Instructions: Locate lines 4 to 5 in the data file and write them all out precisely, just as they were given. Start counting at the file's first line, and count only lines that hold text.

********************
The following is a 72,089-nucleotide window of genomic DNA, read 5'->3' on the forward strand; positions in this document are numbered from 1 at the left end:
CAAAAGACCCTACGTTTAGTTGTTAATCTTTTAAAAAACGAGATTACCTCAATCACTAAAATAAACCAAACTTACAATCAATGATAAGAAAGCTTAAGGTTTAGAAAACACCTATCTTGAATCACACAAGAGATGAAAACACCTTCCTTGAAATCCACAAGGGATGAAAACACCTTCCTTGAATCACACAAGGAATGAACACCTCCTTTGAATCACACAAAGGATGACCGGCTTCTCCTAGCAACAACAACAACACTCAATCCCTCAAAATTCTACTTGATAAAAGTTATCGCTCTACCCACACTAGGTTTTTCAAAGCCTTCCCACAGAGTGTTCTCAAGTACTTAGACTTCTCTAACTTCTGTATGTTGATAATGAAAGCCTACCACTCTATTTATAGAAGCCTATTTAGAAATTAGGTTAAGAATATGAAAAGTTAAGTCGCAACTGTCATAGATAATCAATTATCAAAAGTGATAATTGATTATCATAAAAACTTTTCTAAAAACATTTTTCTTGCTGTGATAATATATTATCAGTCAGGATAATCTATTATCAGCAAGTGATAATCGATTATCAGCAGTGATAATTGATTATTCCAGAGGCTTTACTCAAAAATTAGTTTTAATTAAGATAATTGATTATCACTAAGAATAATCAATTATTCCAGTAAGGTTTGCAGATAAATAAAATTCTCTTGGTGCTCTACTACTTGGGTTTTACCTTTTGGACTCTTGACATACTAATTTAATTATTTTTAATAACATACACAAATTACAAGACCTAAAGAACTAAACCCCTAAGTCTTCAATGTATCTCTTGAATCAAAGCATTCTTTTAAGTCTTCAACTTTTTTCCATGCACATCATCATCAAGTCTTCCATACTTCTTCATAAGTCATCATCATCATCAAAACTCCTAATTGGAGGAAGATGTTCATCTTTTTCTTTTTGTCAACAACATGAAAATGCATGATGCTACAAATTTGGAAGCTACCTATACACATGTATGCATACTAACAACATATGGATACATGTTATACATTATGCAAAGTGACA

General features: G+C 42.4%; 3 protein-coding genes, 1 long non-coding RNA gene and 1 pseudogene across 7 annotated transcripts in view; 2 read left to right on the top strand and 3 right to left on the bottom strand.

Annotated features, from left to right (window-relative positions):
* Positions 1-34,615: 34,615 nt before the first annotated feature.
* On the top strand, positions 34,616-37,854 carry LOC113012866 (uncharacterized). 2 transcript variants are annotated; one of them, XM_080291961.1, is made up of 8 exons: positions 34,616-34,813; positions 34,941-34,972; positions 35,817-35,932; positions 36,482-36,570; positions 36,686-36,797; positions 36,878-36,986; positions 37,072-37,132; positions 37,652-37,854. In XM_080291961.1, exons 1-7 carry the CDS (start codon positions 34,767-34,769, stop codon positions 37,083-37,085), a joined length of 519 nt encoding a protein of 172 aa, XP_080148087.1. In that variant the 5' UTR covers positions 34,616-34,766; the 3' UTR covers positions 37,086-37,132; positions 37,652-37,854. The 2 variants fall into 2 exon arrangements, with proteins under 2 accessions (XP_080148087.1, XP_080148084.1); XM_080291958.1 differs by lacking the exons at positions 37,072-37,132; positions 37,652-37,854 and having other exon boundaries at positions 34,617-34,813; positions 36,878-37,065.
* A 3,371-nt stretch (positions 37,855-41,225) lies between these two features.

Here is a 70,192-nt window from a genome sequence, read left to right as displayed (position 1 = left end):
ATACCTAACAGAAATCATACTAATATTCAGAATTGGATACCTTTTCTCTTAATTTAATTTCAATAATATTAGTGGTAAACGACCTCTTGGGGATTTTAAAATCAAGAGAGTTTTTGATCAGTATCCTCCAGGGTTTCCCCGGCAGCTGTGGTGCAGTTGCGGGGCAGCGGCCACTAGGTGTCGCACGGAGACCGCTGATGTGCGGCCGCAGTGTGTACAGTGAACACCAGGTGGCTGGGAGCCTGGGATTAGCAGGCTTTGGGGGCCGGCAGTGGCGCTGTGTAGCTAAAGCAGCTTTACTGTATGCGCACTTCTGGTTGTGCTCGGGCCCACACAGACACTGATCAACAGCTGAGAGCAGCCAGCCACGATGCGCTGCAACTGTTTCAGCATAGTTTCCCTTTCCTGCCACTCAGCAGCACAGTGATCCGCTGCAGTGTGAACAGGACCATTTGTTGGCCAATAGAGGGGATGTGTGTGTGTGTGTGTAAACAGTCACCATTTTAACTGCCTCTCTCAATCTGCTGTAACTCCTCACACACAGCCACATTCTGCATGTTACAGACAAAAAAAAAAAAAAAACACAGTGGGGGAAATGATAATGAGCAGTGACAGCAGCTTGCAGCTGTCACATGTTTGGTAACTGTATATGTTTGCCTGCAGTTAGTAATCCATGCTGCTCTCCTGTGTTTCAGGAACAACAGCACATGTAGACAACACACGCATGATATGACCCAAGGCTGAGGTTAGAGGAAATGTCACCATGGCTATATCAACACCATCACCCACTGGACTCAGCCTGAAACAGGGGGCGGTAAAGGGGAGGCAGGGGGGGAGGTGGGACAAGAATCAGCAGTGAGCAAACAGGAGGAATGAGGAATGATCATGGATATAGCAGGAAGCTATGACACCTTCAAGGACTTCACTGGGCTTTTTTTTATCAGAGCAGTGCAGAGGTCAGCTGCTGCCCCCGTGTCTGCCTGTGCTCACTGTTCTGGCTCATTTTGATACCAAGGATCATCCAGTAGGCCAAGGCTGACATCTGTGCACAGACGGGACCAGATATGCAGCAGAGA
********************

Annotated features, from left to right (window-relative positions):
* Positions 1-34,615: 34,615 nt before the first annotated feature.